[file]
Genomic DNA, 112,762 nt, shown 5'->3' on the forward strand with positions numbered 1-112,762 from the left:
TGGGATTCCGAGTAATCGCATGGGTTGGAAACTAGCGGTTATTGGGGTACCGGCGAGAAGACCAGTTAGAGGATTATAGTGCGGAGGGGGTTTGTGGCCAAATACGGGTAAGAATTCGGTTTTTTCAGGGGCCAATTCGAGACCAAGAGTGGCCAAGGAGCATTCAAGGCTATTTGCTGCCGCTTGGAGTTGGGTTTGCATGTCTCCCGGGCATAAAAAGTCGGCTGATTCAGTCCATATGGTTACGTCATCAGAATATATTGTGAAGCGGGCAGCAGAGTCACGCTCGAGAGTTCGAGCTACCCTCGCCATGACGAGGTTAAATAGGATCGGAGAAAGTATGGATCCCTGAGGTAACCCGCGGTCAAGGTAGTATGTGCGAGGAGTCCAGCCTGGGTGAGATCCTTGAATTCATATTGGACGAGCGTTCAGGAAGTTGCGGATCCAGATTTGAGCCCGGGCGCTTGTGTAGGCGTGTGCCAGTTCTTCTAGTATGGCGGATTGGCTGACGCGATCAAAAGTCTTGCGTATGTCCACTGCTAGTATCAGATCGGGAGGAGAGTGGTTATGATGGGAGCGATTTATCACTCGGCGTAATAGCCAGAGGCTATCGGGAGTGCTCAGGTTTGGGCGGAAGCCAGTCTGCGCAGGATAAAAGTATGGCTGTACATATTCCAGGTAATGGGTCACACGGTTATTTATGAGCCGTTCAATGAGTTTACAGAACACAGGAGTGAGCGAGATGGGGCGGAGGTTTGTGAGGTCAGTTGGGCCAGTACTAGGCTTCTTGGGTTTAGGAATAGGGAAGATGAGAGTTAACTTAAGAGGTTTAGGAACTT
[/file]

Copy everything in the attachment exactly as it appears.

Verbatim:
Genomic DNA, 112,762 nt, shown 5'->3' on the forward strand with positions numbered 1-112,762 from the left:
TGGGATTCCGAGTAATCGCATGGGTTGGAAACTAGCGGTTATTGGGGTACCGGCGAGAAGACCAGTTAGAGGATTATAGTGCGGAGGGGGTTTGTGGCCAAATACGGGTAAGAATTCGGTTTTTTCAGGGGCCAATTCGAGACCAAGAGTGGCCAAGGAGCATTCAAGGCTATTTGCTGCCGCTTGGAGTTGGGTTTGCATGTCTCCCGGGCATAAAAAGTCGGCTGATTCAGTCCATATGGTTACGTCATCAGAATATATTGTGAAGCGGGCAGCAGAGTCACGCTCGAGAGTTCGAGCTACCCTCGCCATGACGAGGTTAAATAGGATCGGAGAAAGTATGGATCCCTGAGGTAACCCGCGGTCAAGGTAGTATGTGCGAGGAGTCCAGCCTGGGTGAGATCCTTGAATTCATATTGGACGAGCGTTCAGGAAGTTGCGGATCCAGATTTGAGCCCGGGCGCTTGTGTAGGCGTGTGCCAGTTCTTCTAGTATGGCGGATTGGCTGACGCGATCAAAAGTCTTGCGTATGTCCACTGCTAGTATCAGATCGGGAGGAGAGTGGTTATGATGGGAGCGATTTATCACTCGGCGTAATAGCCAGAGGCTATCGGGAGTGCTCAGGTTTGGGCGGAAGCCAGTCTGCGCAGGATAAAAGTATGGCTGTACATATTCCAGGTAATGGGTCACACGGTTATTTATGAGCCGTTCAATGAGTTTACAGAACACAGGAGTGAGCGAGATGGGGCGGAGGTTTGTGAGGTCAGTTGGGCCAGTACTAGGCTTCTTGGGTTTAGGAATAGGGAAGATGAGAGTTAACTTAAGAGGTTTAGGAACTT